Historic Moss Point building may face wrecking ball

The old Central Fire Station building has been part of Moss Point since the 1920s.
The old Central Fire Station building has been part of Moss Point since the 1920s.

MOSS POINT, MS (WLOX) - A historic building in downtown Moss Point could be coming down. The mayor and board have voted to demolish the Old Central Fire Station because it's an eyesore and has extensive damage.

Last year, the previous administration also voted to tear it down, but then Mayor Aneice Liddell vetoed that move.

The building has been part of Moss Point since the 1920s, but some Moss Point firefighters feel it's time for it to go.

"I've been here for 17 years, but the last five I worked at this station and it is way past due being updated. When we were here, it had mold, damp, and cramped quarters," Firefighter Floyd Downs said.

Moss Point Main Street Coordinator Kristen Holley also believes the old fire station is in really bad shape, but understands why some folks feel it is worth saving.

"It is a shame we are losing a historic building, because there are grants to preserve it. But at the same token, there are options to redevelop the site to encourage new growth," Holley said.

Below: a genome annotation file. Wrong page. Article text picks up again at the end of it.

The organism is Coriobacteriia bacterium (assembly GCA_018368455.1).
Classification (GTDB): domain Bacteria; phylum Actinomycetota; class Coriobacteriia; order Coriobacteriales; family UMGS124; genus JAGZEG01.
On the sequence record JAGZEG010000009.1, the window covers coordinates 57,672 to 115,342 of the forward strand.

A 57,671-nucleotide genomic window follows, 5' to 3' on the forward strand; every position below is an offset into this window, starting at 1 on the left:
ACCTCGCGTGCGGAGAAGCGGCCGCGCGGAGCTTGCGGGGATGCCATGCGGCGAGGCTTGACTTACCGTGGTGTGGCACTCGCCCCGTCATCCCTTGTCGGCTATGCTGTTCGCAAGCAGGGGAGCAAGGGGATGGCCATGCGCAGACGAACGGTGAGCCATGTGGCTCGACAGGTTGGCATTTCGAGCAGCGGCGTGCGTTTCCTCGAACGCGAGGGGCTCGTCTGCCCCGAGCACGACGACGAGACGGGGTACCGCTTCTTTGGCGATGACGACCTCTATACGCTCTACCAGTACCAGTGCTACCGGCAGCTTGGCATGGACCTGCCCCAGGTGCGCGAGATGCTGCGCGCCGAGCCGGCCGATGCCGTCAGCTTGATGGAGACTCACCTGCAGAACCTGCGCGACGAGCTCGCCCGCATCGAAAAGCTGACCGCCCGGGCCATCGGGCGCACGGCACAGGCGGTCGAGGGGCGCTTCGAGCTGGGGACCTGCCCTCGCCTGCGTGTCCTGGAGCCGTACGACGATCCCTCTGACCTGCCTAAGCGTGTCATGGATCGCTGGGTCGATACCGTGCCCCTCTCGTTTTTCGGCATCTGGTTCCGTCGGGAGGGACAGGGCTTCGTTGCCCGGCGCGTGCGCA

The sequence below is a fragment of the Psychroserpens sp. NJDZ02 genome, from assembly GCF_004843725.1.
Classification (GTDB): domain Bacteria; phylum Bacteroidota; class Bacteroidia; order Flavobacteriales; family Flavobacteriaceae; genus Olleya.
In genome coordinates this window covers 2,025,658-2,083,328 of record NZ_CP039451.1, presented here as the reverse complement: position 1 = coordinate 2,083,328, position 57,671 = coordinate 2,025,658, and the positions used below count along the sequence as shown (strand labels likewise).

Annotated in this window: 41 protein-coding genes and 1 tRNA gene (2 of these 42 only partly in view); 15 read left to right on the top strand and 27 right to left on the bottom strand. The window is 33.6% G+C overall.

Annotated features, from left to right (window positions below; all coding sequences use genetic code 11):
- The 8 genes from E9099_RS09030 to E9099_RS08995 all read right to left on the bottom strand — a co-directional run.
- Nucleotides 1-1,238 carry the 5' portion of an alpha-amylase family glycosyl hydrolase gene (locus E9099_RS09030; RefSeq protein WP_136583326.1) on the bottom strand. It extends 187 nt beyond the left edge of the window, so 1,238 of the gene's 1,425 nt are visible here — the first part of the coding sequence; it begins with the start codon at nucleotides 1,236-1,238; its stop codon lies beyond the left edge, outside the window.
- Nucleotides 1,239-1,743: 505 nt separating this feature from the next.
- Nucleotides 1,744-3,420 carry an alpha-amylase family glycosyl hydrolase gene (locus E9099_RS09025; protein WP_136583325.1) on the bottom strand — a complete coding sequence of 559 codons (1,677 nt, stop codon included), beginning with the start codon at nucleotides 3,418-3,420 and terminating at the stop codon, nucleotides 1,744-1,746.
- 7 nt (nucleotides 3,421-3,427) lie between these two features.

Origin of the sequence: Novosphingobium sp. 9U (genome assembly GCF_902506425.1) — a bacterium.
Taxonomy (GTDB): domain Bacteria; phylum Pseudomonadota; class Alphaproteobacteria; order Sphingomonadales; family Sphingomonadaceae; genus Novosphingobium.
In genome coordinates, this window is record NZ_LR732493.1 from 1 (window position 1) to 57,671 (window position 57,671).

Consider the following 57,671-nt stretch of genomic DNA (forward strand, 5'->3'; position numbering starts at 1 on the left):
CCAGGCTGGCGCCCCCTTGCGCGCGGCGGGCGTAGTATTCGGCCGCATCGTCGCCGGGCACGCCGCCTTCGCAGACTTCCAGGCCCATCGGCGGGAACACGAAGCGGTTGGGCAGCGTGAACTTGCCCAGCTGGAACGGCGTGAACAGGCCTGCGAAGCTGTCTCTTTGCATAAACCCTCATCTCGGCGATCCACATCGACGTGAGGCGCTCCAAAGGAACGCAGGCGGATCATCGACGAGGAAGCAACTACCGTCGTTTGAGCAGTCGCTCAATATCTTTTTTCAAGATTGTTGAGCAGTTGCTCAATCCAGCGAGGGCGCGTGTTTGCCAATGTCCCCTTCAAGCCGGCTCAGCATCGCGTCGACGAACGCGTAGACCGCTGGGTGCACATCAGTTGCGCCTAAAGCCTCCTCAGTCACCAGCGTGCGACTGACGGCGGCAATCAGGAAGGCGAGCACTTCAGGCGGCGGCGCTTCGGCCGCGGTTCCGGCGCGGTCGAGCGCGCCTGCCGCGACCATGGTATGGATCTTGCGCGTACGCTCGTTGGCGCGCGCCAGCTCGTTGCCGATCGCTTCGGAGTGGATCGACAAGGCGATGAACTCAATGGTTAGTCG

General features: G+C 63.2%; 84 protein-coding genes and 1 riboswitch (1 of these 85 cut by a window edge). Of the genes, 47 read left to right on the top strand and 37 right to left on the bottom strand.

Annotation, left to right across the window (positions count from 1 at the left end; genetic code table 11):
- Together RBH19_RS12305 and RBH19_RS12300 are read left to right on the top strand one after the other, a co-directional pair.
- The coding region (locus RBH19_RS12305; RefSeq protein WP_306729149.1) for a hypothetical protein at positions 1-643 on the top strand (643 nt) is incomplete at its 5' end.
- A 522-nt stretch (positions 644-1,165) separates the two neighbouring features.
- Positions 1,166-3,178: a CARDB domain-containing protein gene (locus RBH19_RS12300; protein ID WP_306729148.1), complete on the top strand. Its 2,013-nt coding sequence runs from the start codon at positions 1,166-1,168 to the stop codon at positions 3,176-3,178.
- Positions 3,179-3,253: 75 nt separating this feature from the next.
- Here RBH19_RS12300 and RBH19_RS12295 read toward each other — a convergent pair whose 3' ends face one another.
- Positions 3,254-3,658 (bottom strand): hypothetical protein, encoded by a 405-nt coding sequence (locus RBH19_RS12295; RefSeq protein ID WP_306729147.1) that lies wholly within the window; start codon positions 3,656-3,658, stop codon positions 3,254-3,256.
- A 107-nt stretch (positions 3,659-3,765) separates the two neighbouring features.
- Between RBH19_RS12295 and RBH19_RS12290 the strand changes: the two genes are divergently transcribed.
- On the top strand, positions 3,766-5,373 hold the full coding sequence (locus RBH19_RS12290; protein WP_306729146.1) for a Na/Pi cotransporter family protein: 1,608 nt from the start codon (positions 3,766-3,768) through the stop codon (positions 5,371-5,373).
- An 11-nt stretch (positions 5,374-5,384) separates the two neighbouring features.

Mayor Billy Broomfield agrees it may not be the most popular decision, but one that had to be done to improve the city's landscape.

"This administration agreed with the last one that this building should be demolished with the understanding that we are not trying to destroy any history," Broomfield said.  "We also need to understand this building has been gutted, and it has been a number of things since it has been a fire station. So, the authenticity as it's related to the historical value, in our mind, has been diminished. Coupled with that, this building is an eyesore."

The new building won't be coming down anytime soon. The city is working to get the funding to begin the project.

"Once we get through the budget process, we will know what we have to work with," Broomfield said.

The city is now considering some way to still preserve the building's historical value once gone.

"What we propose to do is tear this building down and whatever we replace with, put up a monument using the bricks from this facility, with a plaque to explain historical data associated with the old fire station," said Broomfield.

The Mississippi Department of Archives and History has not given the green light to Moss Point for the demolition. The city's attorney has filed a notice of intent, but the preservation committee doesn't meet until the fall to consider the move.

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